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HEALTH SENSE

Heart attack at 43, Boston Marathon at 56

Larry Haydu built up to the marathon with long-distance runs in the area near his Sudbury home. Larry Haydu built up to the marathon with long-distance runs in the area near his Sudbury home. (ERIK JACOBS FOR THE BOSTON GLOBE)

Today Larry Haydu will attempt something that most people would have assumed would be impossible. Haydu, 56, who was almost completely sedentary until last summer, will run the Boston Marathon.

He and 11 teammates -- all exempted from having to qualify for today's race -- are running as part of an experiment dreamed up by exercise physiologists and nutritionists at Tufts University and the television program "Nova," which is making a documentary on the project that will air in the fall.

The idea, said Miriam Nelson , a Tufts nutritionist, three-time Boston Marathoner, and the project's chief scientific consultant, is to see whether totally out-of-shape people, some of whom also have chronic diseases and weight problems, can reverse the health effects of decades of inactivity.

Haydu, a licensed clinical social worker, is determined to run the 26 miles, 285 yards in about 5 1/2 hours. Here's betting he will do that, or even better, though no one, least of all Haydu himself, would have predicted he would run at all, given his history.

Thirteen years ago, Haydu had a serious heart attack while shoveling snow. He had been a high school sprinter and soccer player and, despite a sedentary lifestyle as an adult, still clung "to the notion that I was in pretty good shape, but just didn't happen to be exercising."

The heart attack at age 43, he said, "jolted me out of this fantasy that I was still young and fit." He remembers tucking his then 5-year old daughter into bed shortly after his attack and catching sight of his shadow on the wall. "I thought, I am not going to be just a shadow in her life. . . . I was scared about dying, but I thought, 'Goddamn it, I am not going to.' "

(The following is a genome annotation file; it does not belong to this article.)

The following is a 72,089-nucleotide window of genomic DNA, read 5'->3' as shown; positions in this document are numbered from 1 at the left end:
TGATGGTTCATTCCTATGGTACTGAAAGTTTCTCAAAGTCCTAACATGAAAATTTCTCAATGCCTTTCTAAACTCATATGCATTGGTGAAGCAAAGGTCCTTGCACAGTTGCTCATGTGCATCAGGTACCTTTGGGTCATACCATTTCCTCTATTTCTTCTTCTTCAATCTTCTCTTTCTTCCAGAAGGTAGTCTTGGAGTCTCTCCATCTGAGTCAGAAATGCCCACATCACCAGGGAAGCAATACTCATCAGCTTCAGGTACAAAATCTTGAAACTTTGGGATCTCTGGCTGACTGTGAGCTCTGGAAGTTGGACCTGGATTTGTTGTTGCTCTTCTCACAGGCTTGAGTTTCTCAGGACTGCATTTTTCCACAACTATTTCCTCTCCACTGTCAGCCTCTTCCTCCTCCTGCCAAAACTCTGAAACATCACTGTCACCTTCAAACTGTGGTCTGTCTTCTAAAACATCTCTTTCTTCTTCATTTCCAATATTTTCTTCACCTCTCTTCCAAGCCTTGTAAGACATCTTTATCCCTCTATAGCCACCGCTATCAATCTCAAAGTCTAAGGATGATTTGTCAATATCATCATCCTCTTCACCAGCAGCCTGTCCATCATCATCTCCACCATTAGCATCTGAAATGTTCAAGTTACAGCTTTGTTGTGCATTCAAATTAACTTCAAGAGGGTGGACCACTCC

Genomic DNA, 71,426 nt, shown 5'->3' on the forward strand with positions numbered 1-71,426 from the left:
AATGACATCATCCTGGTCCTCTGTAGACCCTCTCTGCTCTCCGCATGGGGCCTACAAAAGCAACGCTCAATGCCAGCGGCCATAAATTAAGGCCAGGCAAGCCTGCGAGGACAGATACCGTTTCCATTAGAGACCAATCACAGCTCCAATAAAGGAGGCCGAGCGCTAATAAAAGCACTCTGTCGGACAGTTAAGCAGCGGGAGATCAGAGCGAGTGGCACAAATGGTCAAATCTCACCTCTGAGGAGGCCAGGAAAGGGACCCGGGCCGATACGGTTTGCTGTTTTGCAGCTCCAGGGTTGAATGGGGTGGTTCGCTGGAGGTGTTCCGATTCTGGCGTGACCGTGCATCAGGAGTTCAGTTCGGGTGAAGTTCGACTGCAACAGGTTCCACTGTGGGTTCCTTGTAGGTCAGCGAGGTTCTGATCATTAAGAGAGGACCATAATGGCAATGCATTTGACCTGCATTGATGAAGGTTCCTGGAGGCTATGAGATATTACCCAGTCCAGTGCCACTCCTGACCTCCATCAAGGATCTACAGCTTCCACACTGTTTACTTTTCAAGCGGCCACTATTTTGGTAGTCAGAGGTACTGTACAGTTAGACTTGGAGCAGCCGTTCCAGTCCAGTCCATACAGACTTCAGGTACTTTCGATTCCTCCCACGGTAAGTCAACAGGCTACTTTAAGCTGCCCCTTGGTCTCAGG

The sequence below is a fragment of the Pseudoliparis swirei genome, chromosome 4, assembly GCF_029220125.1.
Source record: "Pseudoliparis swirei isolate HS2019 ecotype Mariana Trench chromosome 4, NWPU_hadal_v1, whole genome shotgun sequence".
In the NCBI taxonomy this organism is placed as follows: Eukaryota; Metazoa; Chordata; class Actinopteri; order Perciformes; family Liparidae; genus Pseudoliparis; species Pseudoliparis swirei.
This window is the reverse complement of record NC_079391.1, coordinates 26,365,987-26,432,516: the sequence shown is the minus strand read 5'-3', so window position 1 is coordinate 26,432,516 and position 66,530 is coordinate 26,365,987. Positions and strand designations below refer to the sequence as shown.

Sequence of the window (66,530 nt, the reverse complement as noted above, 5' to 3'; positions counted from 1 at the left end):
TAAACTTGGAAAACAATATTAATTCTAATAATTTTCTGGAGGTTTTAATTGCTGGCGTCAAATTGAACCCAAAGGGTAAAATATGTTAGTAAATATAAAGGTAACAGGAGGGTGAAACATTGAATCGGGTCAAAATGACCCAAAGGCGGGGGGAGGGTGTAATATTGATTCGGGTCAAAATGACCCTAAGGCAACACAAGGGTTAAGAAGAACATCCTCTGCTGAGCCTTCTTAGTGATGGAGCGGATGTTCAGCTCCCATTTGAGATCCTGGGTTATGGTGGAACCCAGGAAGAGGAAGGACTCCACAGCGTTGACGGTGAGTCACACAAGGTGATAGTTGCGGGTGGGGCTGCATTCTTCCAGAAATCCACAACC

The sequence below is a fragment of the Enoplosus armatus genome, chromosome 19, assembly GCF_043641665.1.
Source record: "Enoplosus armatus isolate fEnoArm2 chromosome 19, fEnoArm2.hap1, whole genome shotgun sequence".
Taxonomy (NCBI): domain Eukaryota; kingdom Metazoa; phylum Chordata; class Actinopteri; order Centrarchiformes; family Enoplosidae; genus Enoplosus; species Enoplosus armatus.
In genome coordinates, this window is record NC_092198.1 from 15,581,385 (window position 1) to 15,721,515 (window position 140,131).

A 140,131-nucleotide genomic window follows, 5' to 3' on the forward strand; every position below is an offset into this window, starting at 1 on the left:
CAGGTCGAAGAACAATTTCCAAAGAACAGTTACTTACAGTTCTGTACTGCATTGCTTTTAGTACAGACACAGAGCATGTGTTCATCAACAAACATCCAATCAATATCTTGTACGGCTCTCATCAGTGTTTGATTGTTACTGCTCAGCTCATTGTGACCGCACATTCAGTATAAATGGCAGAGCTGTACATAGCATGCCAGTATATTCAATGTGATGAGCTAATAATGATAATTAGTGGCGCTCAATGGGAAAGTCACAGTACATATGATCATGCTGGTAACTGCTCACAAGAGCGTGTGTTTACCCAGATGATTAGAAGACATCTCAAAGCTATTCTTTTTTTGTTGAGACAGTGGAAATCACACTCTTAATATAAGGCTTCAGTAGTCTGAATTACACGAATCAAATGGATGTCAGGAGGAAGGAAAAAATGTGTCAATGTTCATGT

He improved his diet and religiously took his heart medications -- statins, niacin, beta-blockers, a daily aspirin. He even fantasized about running a marathon "but bemoaned the fact that I never would because I had had this heart attack and was older and hadn't exercised much."

But last spring, his daughter Jessica, now a college student, learned about the Tufts/ "Nova" experiment and suggested he sign up. He went through a battery of tests with his own cardiologist to see whether it would be safe to begin rigorous training. Then, like the other recruits, he began regular testing by the Tufts scientists. The researchers checked cholesterol, C-reactive protein (a marker of inflammation), weight, body scans to assess the ratio of fat to muscle, and "VO2 max," a test of how efficiently the body can deliver oxygen to the muscles.

Until the "Nova" show airs, the Tufts scientists won't talk about the medical changes they've seen in their novice athletes. But Haydu provided the Globe with before-and-after test results from his private doctor. His total cholesterol levels, already within normal range, presumably because of his medications, haven't changed much. But what delights him is that his HDL, or "good" cholesterol, has jumped from a respectable 64 to a dazzling 82 milligrams per deciliter. He's lost five pounds off his already skinny frame and is convinced he's gained muscle.

Not that the training has been easy. At first, he recalled, "I went out to run and found I could manage 100 yards" -- just the length of a football field. Gradually, he ran/walked his way up to two miles, then four, eventually running, alone or with the group, five to seven hours a week. Recently, he and the others ran 20 miles along the actual marathon route.

The experience, he said, has been as "transformative" mentally as it has been physically, in large part because of the close bonds the 12 teammates formed.

The most valuable benefit has been "the whole trajectory around trusting my body. That took a hit when I had the heart attack," he said, "and a mini hit" when he tore a muscle last winter training. Going out in the cold winter months also took a leap of faith because doctors had told him that it was the cold air combined with the sudden exertion of shoveling and his unfitness that triggered his heart attack. Nervously at first, then with more confidence, he ran through the winter, often an eight-mile loop through Sudbury.

Now, he's ready, he said last week, sitting in his Sudbury living room with his Wheaten terrier, Sophie, snoring softly beside him. His lean face glows with confidence and health. He's learned not just to run but to manage the "head games" and discouraged thinking that often plague distance athletes. When he hits the hills today, or begins to sag, he will tell himself: "I'm strong. I can do this."

He will have another secret weapon as well -- his daughter, who plans to run the Newton Hills part of the race with him.

Running the marathon, he said, feels "like renewing the commitment I made to her when she was 5."

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